South Africa’s consumer price index (CPI) climbed 3.3% in annual terms in October, driven largely by rising prices for food and non-alcoholic beverages.
This is the biggest annual rise since March, when the rate was 4.1%, Statistics South Africa said on Wednesday (25 November). The monthly increase in October was 0.3%, edging up from 0.2% recorded in both September and August.
Prices in the food and non-alcoholic beverages category jumped by 1.4% on average between September and October, leading to a 5.4% annual increase.
This is the biggest annual rise for this category since September 2017 when the country was emerging from the drought.
Some of the largest annual price increases were recorded for:
- Fruit (13.9%);
- Oils and fats (9.7%);
- Sugar, sweets and desserts (9.7%);
- Tobacco (7.7%);
- Insurance (7.6%);
- Financial services (7.4%);
- Milk, eggs and cheese (6.5%);
- Water (6.0%);
- Electricity (6.0%).
All food categories recorded above headline increases in October with the exception of bread and cereals, which registered an increase on par with the headline rate (3.3%).
There was also a sizeable gap between hot and cold in the annual inflation rates for non-alcoholic beverages: 6.1% for hot drinks, and 1.7% for cold.
At the other end of the spectrum, tourism and travel activity continues to be subdued as the country slowly eases its lockdown restrictions.
A number of categories in the inflation basket recorded an annual fall in prices in October, most notably fuel (-9.1%), package holidays (-3.7%) and hotels (-3.3%).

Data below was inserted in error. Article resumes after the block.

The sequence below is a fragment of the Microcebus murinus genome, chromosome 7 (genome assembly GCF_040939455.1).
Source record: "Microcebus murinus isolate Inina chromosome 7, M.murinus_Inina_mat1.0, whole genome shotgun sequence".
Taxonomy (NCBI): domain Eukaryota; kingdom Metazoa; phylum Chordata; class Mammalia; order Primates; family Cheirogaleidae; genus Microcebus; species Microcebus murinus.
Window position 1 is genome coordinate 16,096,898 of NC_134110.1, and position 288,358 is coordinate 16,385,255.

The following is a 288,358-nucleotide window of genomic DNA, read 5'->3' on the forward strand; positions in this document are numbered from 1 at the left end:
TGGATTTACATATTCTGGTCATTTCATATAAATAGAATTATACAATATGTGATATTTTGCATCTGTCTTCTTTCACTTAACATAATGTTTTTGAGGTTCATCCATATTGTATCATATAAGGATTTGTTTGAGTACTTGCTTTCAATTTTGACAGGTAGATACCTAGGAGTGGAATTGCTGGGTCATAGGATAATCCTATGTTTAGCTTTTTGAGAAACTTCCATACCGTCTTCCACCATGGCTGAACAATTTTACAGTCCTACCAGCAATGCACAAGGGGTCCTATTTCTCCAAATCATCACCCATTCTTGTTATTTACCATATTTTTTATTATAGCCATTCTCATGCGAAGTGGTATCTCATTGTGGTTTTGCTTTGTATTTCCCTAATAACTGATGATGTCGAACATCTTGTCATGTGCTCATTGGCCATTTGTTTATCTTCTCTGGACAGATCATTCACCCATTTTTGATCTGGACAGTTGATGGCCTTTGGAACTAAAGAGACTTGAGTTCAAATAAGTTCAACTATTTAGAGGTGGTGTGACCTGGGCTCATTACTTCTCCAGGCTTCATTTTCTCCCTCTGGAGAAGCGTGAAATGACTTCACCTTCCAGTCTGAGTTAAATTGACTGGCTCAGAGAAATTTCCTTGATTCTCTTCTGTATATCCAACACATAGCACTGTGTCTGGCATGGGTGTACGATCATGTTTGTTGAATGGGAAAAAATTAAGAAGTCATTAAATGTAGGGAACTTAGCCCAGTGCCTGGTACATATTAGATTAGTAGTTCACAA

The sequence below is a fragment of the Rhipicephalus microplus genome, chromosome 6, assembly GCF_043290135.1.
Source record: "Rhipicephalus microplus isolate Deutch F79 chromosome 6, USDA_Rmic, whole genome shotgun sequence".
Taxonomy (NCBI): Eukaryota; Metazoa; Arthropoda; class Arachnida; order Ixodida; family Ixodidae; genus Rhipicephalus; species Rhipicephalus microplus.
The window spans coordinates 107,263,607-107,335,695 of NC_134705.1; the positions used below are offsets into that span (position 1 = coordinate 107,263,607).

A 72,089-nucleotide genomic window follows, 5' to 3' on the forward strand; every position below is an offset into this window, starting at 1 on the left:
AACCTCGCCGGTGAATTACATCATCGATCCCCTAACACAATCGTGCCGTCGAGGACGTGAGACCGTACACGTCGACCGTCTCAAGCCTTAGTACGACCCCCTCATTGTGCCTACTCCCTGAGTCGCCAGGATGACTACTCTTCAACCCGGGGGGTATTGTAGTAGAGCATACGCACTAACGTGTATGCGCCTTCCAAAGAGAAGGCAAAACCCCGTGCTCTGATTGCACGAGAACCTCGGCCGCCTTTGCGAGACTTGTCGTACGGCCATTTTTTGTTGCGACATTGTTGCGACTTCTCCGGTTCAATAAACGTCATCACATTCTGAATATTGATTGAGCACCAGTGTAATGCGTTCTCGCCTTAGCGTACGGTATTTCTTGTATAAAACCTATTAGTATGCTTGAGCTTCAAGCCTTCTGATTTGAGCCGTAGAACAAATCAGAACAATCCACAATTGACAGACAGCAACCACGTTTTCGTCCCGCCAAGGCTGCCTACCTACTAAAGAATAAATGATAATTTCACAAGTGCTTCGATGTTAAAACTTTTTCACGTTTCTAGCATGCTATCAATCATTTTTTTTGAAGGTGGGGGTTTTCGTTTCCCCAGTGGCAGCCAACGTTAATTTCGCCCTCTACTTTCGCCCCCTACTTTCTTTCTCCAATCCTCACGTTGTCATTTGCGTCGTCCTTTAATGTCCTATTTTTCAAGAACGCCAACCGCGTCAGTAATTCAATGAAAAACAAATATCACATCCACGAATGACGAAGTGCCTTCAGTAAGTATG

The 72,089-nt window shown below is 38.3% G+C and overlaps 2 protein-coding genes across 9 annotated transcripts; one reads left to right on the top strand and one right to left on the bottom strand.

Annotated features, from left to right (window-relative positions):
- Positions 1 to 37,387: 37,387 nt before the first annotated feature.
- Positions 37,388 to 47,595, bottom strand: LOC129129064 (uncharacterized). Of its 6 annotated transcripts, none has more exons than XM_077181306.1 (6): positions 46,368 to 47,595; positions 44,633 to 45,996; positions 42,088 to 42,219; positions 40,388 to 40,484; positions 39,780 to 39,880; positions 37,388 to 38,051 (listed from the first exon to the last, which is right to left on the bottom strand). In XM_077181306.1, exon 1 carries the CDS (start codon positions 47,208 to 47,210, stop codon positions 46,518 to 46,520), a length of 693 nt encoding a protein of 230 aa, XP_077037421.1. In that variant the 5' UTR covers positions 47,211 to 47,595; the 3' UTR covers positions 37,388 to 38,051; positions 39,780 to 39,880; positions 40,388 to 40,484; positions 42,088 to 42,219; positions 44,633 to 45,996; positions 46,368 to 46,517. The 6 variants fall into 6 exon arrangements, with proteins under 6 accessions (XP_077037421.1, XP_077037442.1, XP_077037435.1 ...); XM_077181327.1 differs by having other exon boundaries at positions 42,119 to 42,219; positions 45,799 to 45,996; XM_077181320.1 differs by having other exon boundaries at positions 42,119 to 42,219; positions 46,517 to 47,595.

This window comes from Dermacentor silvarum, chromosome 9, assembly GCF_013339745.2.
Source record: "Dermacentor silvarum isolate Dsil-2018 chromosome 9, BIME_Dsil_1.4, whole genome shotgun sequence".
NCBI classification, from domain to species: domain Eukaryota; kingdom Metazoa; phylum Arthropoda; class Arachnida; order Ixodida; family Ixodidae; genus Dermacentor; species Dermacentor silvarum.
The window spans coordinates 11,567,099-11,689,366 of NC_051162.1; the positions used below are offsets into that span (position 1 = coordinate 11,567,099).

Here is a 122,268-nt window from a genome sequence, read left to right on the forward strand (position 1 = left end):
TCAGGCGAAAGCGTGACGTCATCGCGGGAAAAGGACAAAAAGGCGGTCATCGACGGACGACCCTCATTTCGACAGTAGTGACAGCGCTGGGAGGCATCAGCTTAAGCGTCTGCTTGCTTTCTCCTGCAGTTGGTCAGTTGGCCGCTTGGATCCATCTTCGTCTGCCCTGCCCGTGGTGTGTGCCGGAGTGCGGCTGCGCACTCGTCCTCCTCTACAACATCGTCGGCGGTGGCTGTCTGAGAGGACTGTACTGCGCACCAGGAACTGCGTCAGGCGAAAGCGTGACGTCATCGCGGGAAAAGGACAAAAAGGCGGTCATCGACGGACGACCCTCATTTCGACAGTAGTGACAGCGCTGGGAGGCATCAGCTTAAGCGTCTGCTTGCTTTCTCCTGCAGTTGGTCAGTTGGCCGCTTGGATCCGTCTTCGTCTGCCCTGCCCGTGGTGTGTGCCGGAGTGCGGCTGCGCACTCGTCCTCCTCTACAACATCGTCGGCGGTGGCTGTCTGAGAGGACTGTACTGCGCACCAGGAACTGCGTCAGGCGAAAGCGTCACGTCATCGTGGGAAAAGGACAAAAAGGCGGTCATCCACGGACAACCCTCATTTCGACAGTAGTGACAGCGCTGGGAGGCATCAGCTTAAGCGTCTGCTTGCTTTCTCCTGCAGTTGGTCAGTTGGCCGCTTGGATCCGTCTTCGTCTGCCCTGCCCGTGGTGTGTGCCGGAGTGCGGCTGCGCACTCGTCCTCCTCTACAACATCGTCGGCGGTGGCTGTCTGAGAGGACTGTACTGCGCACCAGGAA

The cost of a cup of tea
Drawing specific attention to some of the increases, Stats SA highlighted that tea was the main driver behind the rise in hot beverage prices.
Black tea prices jumped by 3.9% in October compared with September, resulting in an annual rise of 10.4%. Prices of popular condiments have also risen sharply.
Milk prices have seen large increases, with full cream long-life milk 8.1% more expensive than it was a year ago. The price of white sugar increased by 13.9% over the same period.
The price of filling your kettle and switching it on to boil has also risen. Municipal water and electricity tariffs both increased on average by 6.0% when they were surveyed in July.
Rooibos tea, on the other hand, has risen at a much slower 3.3% over the last year. However, despite the slower growth in price, rooibos is more expensive than black tea.
Rooibos will set you back an average of 57 cents per tea bag, if we assume that a typical tea bag contains 2.5g of tea. Black tea is priced at 35 cents per bag on average.